The Reformed Druids of North America and their Offshoots

(Version 2.1)

Copyright © 1996, 2005 c.e., Isaac Bonewits

RDNA's Earth-Mother SigilThe Reformed Druids of North America (“R.D.N.A.”) started out as a quasi-religious Mesopagan protest against coerced religion at a small midwestern college, back in 1963 c.e. The RDNA was invented in order to test the freedom allowed by the colleges rules requiring all students to attend church. Much to the surprise of the founders, even after they had won their protest, many of the Druids wanted to continue the movement. The prayers to the Earth-Mother and the old Celtic divinities, combined with Zen meditations, Christian mystical writings and the Founders anarchistic philosophy now represented a valuable part of their spiritual lives. Graduates of Carleton College spread the Reformed Druid movement wherever they went.

Stephen Abbot and Joan Carruth, NRDNA clergyIt was in Berkeley, California that one of these alumni, Robert Larson, became the local Archdruid for a group of people, including myself, who were already thinking of ourselves as Neopagans. Under our influence (and my own not-entirely-appreciated agitation) an increasing overlap between RDNA and the Neopagan community began to form. Today, the handful of active RDNA groves (congregations), such as those led by Stephen Abbot in California and Joan Carruth in New Hampshire (see photo on right) are almost all Neopagan and are using the name “NRDNA” (for New RDNA), while other Druidic movements, such as ADF and Keltria, have grown from the RDNAs trunk as specifically Neopagan branches.

According to one Reformed Druid document, The Book of the Law, the Basic Beliefs of Reformed Druidism run thusly:

“The object of the search for religious truth, which is a universal and a never-ending search, may be found through the Earth-Mother; which is Nature; but this is on way, yea, one way among many. And great is the importance, which is of spiritual importance, of Nature, which is the Earth-Mother; for it is one of the objects of Creation, and with it do people live, yea, even as they do struggle through life are they come face-to-face with it.”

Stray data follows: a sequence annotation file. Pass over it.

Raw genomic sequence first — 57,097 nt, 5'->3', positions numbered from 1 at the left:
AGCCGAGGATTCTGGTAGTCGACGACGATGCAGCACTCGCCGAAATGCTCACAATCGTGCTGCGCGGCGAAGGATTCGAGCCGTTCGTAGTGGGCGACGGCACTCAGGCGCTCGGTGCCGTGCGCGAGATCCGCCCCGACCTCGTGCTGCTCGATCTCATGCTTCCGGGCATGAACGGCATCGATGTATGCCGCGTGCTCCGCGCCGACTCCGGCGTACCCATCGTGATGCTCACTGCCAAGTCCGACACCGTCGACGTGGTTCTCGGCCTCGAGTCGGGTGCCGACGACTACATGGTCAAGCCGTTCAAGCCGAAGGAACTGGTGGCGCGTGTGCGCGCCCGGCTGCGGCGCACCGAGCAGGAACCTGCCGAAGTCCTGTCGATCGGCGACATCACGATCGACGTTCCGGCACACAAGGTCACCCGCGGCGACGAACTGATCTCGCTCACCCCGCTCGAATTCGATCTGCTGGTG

This has since been abbreviated, in The Outline of the Foundation of Fundamentals, to the following statements:

“1. Nature is good! and the second is like unto the first: 2. Nature is good!”

The material realm is personified as the “Earth-Mother” (or Mother Nature), one of the oldest archetypes known to humanity. Many now apply this name to the biosphere as a whole, in order to emphasize our dependence upon Her (though She is usually called “Gaia” then). The nonmaterial essence of the universe(s) is called “Béal” (which is believed to be an ancient Celtic name of an abstract divinity, based on “Bel” or “shining one”), and the concept is rather similar to some versions of the Native American idea of the Great Spirit. Thus a polarity (not a dualism) of matter and energy, female and male, darkness and light, is established; but it is vital to realize that neither half of the polarity is believed to be superior to the other.

The “object of Humanitys search” is called “awareness,” and is defined as “unity with Béal.” a task that can only be accomplished by also attaining unity with the Earth-Mother. Thus Reformed Druids are urged to develop all the different aspects of their beings — physical, mental, emotional, psychic, artistic and spiritual — in order to attain the required state of dynamic balance that will lead them towards awareness.